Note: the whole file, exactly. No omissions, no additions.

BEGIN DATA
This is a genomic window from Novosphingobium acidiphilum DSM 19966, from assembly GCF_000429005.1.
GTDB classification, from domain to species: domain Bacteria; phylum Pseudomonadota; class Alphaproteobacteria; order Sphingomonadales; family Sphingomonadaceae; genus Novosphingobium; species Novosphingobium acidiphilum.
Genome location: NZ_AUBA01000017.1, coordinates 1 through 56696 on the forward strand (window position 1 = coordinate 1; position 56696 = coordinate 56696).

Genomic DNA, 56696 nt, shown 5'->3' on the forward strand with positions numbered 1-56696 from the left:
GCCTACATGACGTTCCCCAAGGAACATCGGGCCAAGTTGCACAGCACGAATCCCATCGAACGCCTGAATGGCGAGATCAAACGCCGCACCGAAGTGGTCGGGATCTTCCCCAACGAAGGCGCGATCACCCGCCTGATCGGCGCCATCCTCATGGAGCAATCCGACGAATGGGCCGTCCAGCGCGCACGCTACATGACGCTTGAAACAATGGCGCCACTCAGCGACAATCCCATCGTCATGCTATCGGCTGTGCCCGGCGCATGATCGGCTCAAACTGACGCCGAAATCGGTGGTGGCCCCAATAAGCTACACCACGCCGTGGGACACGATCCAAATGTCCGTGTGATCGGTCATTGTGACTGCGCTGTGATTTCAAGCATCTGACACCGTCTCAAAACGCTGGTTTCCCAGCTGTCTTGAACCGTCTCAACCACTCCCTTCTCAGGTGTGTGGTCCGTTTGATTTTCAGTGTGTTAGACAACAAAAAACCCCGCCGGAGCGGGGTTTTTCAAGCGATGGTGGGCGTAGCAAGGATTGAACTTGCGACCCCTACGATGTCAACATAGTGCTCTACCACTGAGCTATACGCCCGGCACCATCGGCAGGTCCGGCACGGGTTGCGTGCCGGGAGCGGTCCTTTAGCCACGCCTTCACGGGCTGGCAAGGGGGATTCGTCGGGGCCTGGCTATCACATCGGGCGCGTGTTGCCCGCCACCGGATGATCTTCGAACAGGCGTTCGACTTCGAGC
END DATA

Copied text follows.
This is a genomic window from Novosphingobium acidiphilum DSM 19966, from assembly GCF_000429005.1.
GTDB classification, from domain to species: domain Bacteria; phylum Pseudomonadota; class Alphaproteobacteria; order Sphingomonadales; family Sphingomonadaceae; genus Novosphingobium; species Novosphingobium acidiphilum.
Genome location: NZ_AUBA01000017.1, coordinates 1 through 56696 on the forward strand (window position 1 = coordinate 1; position 56696 = coordinate 56696).

Genomic DNA, 56696 nt, shown 5'->3' on the forward strand with positions numbered 1-56696 from the left:
GCCTACATGACGTTCCCCAAGGAACATCGGGCCAAGTTGCACAGCACGAATCCCATCGAACGCCTGAATGGCGAGATCAAACGCCGCACCGAAGTGGTCGGGATCTTCCCCAACGAAGGCGCGATCACCCGCCTGATCGGCGCCATCCTCATGGAGCAATCCGACGAATGGGCCGTCCAGCGCGCACGCTACATGACGCTTGAAACAATGGCGCCACTCAGCGACAATCCCATCGTCATGCTATCGGCTGTGCCCGGCGCATGATCGGCTCAAACTGACGCCGAAATCGGTGGTGGCCCCAATAAGCTACACCACGCCGTGGGACACGATCCAAATGTCCGTGTGATCGGTCATTGTGACTGCGCTGTGATTTCAAGCATCTGACACCGTCTCAAAACGCTGGTTTCCCAGCTGTCTTGAACCGTCTCAACCACTCCCTTCTCAGGTGTGTGGTCCGTTTGATTTTCAGTGTGTTAGACAACAAAAAACCCCGCCGGAGCGGGGTTTTTCAAGCGATGGTGGGCGTAGCAAGGATTGAACTTGCGACCCCTACGATGTCAACATAGTGCTCTACCACTGAGCTATACGCCCGGCACCATCGGCAGGTCCGGCACGGGTTGCGTGCCGGGAGCGGTCCTTTAGCCACGCCTTCACGGGCTGGCAAGGGGGATTCGTCGGGGCCTGGCTATCACATCGGGCGCGTGTTGCCCGCCACCGGATGATCTTCGAACAGGCGTTCGACTTCGAGC